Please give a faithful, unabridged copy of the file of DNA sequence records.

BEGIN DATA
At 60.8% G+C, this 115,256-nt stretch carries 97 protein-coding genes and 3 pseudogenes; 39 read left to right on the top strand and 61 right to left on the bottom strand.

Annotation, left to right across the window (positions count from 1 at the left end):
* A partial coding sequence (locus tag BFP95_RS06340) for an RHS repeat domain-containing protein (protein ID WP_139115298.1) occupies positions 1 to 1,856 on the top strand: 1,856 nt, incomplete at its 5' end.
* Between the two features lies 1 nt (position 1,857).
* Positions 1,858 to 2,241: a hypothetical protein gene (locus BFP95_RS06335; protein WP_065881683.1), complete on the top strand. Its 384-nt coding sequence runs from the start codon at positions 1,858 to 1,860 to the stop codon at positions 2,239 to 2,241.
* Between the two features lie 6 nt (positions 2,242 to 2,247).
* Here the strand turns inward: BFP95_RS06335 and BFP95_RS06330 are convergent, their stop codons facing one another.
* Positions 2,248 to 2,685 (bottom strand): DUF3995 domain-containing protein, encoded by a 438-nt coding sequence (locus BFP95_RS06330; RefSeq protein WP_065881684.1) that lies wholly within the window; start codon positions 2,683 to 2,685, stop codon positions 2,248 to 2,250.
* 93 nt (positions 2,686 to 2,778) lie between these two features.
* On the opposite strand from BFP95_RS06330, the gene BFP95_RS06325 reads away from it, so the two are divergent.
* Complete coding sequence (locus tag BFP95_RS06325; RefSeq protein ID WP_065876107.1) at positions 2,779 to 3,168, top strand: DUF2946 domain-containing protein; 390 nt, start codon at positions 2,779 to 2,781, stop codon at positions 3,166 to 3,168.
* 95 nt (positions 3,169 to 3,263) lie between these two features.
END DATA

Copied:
At 60.8% G+C, this 115,256-nt stretch carries 97 protein-coding genes and 3 pseudogenes; 39 read left to right on the top strand and 61 right to left on the bottom strand.

Annotation, left to right across the window (positions count from 1 at the left end):
* A partial coding sequence (locus tag BFP95_RS06340) for an RHS repeat domain-containing protein (protein ID WP_139115298.1) occupies positions 1 to 1,856 on the top strand: 1,856 nt, incomplete at its 5' end.
* Between the two features lies 1 nt (position 1,857).
* Positions 1,858 to 2,241: a hypothetical protein gene (locus BFP95_RS06335; protein WP_065881683.1), complete on the top strand. Its 384-nt coding sequence runs from the start codon at positions 1,858 to 1,860 to the stop codon at positions 2,239 to 2,241.
* Between the two features lie 6 nt (positions 2,242 to 2,247).
* Here the strand turns inward: BFP95_RS06335 and BFP95_RS06330 are convergent, their stop codons facing one another.
* Positions 2,248 to 2,685 (bottom strand): DUF3995 domain-containing protein, encoded by a 438-nt coding sequence (locus BFP95_RS06330; RefSeq protein WP_065881684.1) that lies wholly within the window; start codon positions 2,683 to 2,685, stop codon positions 2,248 to 2,250.
* 93 nt (positions 2,686 to 2,778) lie between these two features.
* On the opposite strand from BFP95_RS06330, the gene BFP95_RS06325 reads away from it, so the two are divergent.
* Complete coding sequence (locus tag BFP95_RS06325; RefSeq protein ID WP_065876107.1) at positions 2,779 to 3,168, top strand: DUF2946 domain-containing protein; 390 nt, start codon at positions 2,779 to 2,781, stop codon at positions 3,166 to 3,168.
* 95 nt (positions 3,169 to 3,263) lie between these two features.